Even the most successful tech company is going to have a stumble from time to time. 45 years in the video game industry is spotted with a few doozies, but none are more infamous than . The 1994 portable console was marketed as an early home entry into virtual reality, but in actual reality ended up being little more than a blood-red headache. Nintendo knew the comparisons to the doomed console would come fast and furiously when it launched its next VR venture, so the company took the time to get it just right. In a sense, is a cautious push into the virtual realm. It’s nowhere near the all-in approach of Oculus, Vive or even PlayStation VR, for that matter — but it’s uniquely Nintendo. , it’s a friendly reminder that Nintendo’s chief job is to surprise and delight, and it happily delivers on both fronts. But just as the Labo piano shouldn’t be mistaken for a real musical instrument, Labo VR ought not be viewed as a real virtual reality. It’s not just the pop-out cardboard form factor, either. Google made that a perfectly acceptable beginner’s approach to VR. It’s more that Nintendo has taken a very casual approach to all of this. The kit’s virtual reality experience is an extension of Labo itself. It’s no more important than the process of building the headset and various accessories step by step on the app. Or, for that matter, sharing all of the above experiences with others. During a demo of the new kits in New York this week, Nintendo was quick to point out that the headsets are built without a strap. It claims this was a conscious decision so that the experience can be passed around and shared. I’m sure there are some practical reasons behind this decision as well, but it’s certainly a nice thought. Virtual reality is, by nature of its form factor, a solitary experience. Labo VR doesn’t have any sort of video-out feature to share the experience on a big screen (for now, at least), so the idea of offering it up in a more social play-and-pass scenario is appealing. This goes double for the fact that, like the original Labo kits, all of the games included fall under the casual banner. The experiences share a common lineage with Nintendo analog titles like Mario Party or Mario Paint. Your mileage with each title will vary. Certainly some (Bird and Blaster spring to mind) will stay with you longer than others and demand more repeat play. On the whole, each buildable peripheral launches with one (maybe two) compatible games. The good news, however, is that, like Labo, the company packs a lot of controllers (and therefore experiences) into a single kit. The standard Labo: VR Kit ships with six Toy-Con projects (VR Goggles, Toy-Con Blaster, Toy-Con Camera, Toy-Con Bird, Toy-Con Wind Pedal and Toy-Con Elephant), while the cheaper Starter Set comes with two (Goggles and Blaster). If you go for the latter to dip your toes in the water or just to save on cash, there are a pair of “expansion sets” to get the full experience. Unlike the last time Nintendo came to town with a Labo press tour, we didn’t actually get any time to build. That said, if previous kits are any indication, that’s half of the fun and value proposition here. Also, the amount of time you’ll spend building varies greatly from project to project — take it from me, someone who spent most of a work morning building that damn piano. Once built, the VR experience is about on-par with what you’d expect from a Google VR. Again, it’s a set of lenses attached to a hunk of cardboard. This is no Rift or Vive and the immersiveness of your own experience will vary. The graphics are cartoony and oftentimes just large polygons. But a well-crafted casual gaming experience can be enough to pull you out of your own head for a bit. Bird is the best example of this. The controller clips on the headset, with a Toy-Con popping out the other end like a beak. As a player, you hook your hands on either side of the display and flap along as you play a bird, flying around trees and completing different missions to feed an army of hatchlings. It’s a relaxing reprieve from some of the faster-paced games, as you glide around the skies. Add in the foot-controlled Wind Pedal, and the system delivers a puff of air to your face as you boost your bird, adding to the effect. Blaster, a big, fun novelty gun, is the most engaging of the bunch. When I ended my demos with some extra time to spare, the Nintendo rep asked me if I wanted to give any of the games another go. The answer was simple. A simple first-person shooter, Blaster pits you against an army of alien blobs. You load the gun by cocking it like a shot-gun, and pull the trigger to an explosive effect. Honorable mention goes to Doodle, which uses the bizarre elephant-shaped controller. The experience is unique from the rest in that it’s not actually a game, but rather a 3D drawing tool. It’s one of the more clever additions to the pack, though actually drawing on a 3D plane with a cardboard controller shaped like an elephant’s trunk is easier said than done. The implementation is a bit lacking, but it offers interesting insight into where Labo VR might go in the future. Honestly, I just scratched the surface during my briefing. But there’s little question that Labo VR is a fun and singular experience. There’s also a special screen holder, so users who have rough time with VR can experience a 2D version of the games and accessories. Also, as with the standard Labo kit, Nintendo has bundled in Toy-Con Garage, so users can start building their own games when they tire of the pre-packaged experiences. If there’s one disappointment in all of this, it’s that it will likely be a while before we see a full standalone VR experience from Nintendo. The idea of playing as Mario, Link and the like in virtual reality is no doubt something of a lifelong dream for plenty of gamers who grew up on the characters. But while Virtual Boy is a quarter-century in the past, the memory still lingers. Until then, Labo VR is a fully engaging take on VR, and a uniquely Nintendo one, to boot.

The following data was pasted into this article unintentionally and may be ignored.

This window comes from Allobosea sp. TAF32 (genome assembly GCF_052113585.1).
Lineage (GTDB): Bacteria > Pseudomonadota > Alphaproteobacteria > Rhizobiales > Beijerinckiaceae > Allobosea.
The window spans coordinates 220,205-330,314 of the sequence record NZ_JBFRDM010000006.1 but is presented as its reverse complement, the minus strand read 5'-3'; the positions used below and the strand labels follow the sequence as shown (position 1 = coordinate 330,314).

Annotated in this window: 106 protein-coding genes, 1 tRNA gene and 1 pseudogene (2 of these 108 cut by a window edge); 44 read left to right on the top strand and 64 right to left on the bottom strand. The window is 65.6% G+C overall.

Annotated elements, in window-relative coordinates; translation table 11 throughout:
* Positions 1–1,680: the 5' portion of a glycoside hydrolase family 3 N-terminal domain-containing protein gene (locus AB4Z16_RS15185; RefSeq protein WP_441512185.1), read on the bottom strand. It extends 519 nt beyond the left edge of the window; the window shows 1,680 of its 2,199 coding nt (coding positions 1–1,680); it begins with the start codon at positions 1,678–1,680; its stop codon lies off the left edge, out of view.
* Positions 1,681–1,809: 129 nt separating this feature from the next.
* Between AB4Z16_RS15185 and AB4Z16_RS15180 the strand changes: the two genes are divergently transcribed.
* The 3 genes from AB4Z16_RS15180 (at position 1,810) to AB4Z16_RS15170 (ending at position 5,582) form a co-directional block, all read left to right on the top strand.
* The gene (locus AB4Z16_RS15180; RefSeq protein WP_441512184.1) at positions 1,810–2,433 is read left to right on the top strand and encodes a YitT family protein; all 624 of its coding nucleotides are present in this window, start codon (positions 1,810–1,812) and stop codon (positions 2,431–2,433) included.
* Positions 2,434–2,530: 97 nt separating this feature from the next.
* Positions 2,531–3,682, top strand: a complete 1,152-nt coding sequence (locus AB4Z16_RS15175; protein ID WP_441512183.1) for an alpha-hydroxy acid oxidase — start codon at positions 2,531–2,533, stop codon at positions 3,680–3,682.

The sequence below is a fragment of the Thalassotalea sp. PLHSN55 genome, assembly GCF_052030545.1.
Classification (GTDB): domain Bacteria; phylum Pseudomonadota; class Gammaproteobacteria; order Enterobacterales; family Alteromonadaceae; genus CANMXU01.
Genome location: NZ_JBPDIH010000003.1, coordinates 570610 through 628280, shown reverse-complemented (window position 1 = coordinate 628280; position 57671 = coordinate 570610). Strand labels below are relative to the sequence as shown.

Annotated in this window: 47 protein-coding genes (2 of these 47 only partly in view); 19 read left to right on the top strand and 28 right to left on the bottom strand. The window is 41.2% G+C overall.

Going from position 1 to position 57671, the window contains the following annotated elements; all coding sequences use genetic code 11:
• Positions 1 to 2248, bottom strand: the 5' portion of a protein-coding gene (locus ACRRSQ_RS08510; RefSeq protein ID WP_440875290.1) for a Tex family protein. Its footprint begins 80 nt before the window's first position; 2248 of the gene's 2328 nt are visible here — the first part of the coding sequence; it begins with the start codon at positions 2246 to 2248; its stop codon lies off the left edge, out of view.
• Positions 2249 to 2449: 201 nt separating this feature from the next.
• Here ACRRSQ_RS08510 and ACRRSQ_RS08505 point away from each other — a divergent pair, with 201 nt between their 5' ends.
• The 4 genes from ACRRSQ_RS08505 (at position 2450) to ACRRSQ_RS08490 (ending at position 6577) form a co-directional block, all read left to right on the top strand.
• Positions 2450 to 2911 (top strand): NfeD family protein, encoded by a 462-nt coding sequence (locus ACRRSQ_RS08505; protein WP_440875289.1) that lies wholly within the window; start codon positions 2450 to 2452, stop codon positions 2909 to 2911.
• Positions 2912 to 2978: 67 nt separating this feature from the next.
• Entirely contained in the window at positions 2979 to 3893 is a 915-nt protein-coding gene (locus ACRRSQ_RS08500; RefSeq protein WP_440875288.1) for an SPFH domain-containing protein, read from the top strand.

Valve announced big changes coming for its widely used Steam video game platform, including a new feature, Events; a new look for the application’s Library page; and its new Steam Link Anywhere software. The Bellevue, Wash.-based company made the announcements as part of its at the Game Developers Conference in San Francisco, conducted by Valve’s Tom Giardino, Kassidy Gerber, Aiden Kroll, and Ricky Uy. Events, a new feature for Steam which is headed for open beta “within the next couple months,” will be shown on a dedicated page in the Steam application. Any game in a user’s library that has an upcoming event will have that information pushed forward via the Events page in Steam, enabling developers and publishers to reach their players on Steam directly. Events can involve items such as tournaments, content patches, flash sales for games on a user’s wishlist, bonus periods (such as free weekends or in-game “holidays”), or livestreams, with a weekly roundup page for events that affect any games in a given user’s collection. Steam’s Library page is also receiving an overhaul, switching from the old mostly text-based screen to a more visual environment. Your friends list will now be directly incorporated into the new look, with your complete library shifted to the bottom of the screen in a box-art tileset reminiscent of Netflix’s streaming menu. The top of your library will list your most recently played games, with all of your current selection’s details available at a glance. An early mockup of the new look for Steam’s Library page. (Source: Official Valve asset) Steam Link Anywhere earlier this March. The software, currently in beta testing, allows users to stream games from a PC running their Steam account to other devices, via the discontinued Steam Link hardware or devices running the free Steam Link app. It supports the Steam Controller, as well as Bluetooth-enabled gamepads, keyboards, and mice. Other developer-focused updates on the Steam backend include Developer Homepages, which allow existing fans to track a favorite studio’s next release, and store-page broadcasting capability, which lets creators livestream their gameplay footage or someone else’s to prospective buyers. One of the themes of the presentation was highlighting Valve and Steam’s existing investment in their systems, for developers and players alike. According to Gerber, in 2018, through Steam, Valve delivered 13 exabytes (13 billion gigabytes) of installation and update data to its users, with 11 billion software updates delivered via their service. This was made possible via Valve building its own private gaming network with 30 points of presence and 125 relays on a global backbone connection. A slide from Valve’s presentation on Steam at the Game Developers’ Conference 2019. (Source: Valve, .) Steam’s presentation at this year’s GDC comes one day after ‘s keynote, in which Epic announced a murderer’s row of old and new games that will be exclusive to its new online storefront. This includes big titles such as Ubisoft’s The Division 2, Obsidian’s The Outer Worlds (which will debut on Steam a full year after its debut on Epic), and 4A Games’s Metro Exodus. The French developer Quantic Dream also surprised the market by announcing that it would be bringing three of its narrative-focused cinematic adventures, Heavy Rain, Beyond: Two Souls, and Detroit: Become Human, to the PC for the first time, all as Epic store exclusives. Epic is shaping up to become a major competitor to Steam in the digital games marketplace, placing an emphasis on delivering a huge lineup of exclusive titles, as well as giving its registered users a free game every two weeks. Steam’s response appears to focus on further developing its user experience and infrastructure, while highlighting the enormity and ubiquity of its current efforts; Epic may have a few games it doesn’t, the strategy seems to say, but look at everything you didn’t realize Steam was already doing for you.